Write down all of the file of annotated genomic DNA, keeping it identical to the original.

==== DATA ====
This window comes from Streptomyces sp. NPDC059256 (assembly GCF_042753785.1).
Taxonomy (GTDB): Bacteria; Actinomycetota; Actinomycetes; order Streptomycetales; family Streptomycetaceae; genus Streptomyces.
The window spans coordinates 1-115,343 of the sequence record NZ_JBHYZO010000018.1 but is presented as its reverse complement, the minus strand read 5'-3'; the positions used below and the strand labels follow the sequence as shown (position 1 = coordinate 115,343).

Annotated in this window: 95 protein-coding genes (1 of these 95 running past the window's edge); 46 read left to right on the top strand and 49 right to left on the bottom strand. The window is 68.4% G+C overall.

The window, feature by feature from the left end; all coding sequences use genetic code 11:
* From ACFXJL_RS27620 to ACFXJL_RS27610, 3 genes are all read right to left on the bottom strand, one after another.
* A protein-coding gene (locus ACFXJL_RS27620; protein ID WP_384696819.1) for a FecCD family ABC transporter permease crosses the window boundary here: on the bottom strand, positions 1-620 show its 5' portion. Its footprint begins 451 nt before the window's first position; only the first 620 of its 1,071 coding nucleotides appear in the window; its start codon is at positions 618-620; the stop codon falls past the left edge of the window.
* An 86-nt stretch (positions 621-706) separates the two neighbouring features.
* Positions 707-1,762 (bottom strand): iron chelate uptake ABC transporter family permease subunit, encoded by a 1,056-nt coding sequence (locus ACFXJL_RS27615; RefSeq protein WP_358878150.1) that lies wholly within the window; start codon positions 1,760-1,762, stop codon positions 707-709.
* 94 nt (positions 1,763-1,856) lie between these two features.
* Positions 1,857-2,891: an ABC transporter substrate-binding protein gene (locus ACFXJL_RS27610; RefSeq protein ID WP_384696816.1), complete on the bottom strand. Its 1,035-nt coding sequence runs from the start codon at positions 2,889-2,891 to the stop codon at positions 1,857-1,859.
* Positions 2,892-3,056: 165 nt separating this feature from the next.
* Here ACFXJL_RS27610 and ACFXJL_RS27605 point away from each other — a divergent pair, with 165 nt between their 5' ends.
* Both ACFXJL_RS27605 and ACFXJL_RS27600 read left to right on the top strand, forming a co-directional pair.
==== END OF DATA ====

This window comes from Streptomyces sp. NPDC059256 (assembly GCF_042753785.1).
Taxonomy (GTDB): Bacteria; Actinomycetota; Actinomycetes; order Streptomycetales; family Streptomycetaceae; genus Streptomyces.
The window spans coordinates 1-115,343 of the sequence record NZ_JBHYZO010000018.1 but is presented as its reverse complement, the minus strand read 5'-3'; the positions used below and the strand labels follow the sequence as shown (position 1 = coordinate 115,343).

Annotated in this window: 95 protein-coding genes (1 of these 95 running past the window's edge); 46 read left to right on the top strand and 49 right to left on the bottom strand. The window is 68.4% G+C overall.

The window, feature by feature from the left end; all coding sequences use genetic code 11:
* From ACFXJL_RS27620 to ACFXJL_RS27610, 3 genes are all read right to left on the bottom strand, one after another.
* A protein-coding gene (locus ACFXJL_RS27620; protein ID WP_384696819.1) for a FecCD family ABC transporter permease crosses the window boundary here: on the bottom strand, positions 1-620 show its 5' portion. Its footprint begins 451 nt before the window's first position; only the first 620 of its 1,071 coding nucleotides appear in the window; its start codon is at positions 618-620; the stop codon falls past the left edge of the window.
* An 86-nt stretch (positions 621-706) separates the two neighbouring features.
* Positions 707-1,762 (bottom strand): iron chelate uptake ABC transporter family permease subunit, encoded by a 1,056-nt coding sequence (locus ACFXJL_RS27615; RefSeq protein WP_358878150.1) that lies wholly within the window; start codon positions 1,760-1,762, stop codon positions 707-709.
* 94 nt (positions 1,763-1,856) lie between these two features.
* Positions 1,857-2,891: an ABC transporter substrate-binding protein gene (locus ACFXJL_RS27610; RefSeq protein ID WP_384696816.1), complete on the bottom strand. Its 1,035-nt coding sequence runs from the start codon at positions 2,889-2,891 to the stop codon at positions 1,857-1,859.
* Positions 2,892-3,056: 165 nt separating this feature from the next.
* Here ACFXJL_RS27610 and ACFXJL_RS27605 point away from each other — a divergent pair, with 165 nt between their 5' ends.
* Both ACFXJL_RS27605 and ACFXJL_RS27600 read left to right on the top strand, forming a co-directional pair.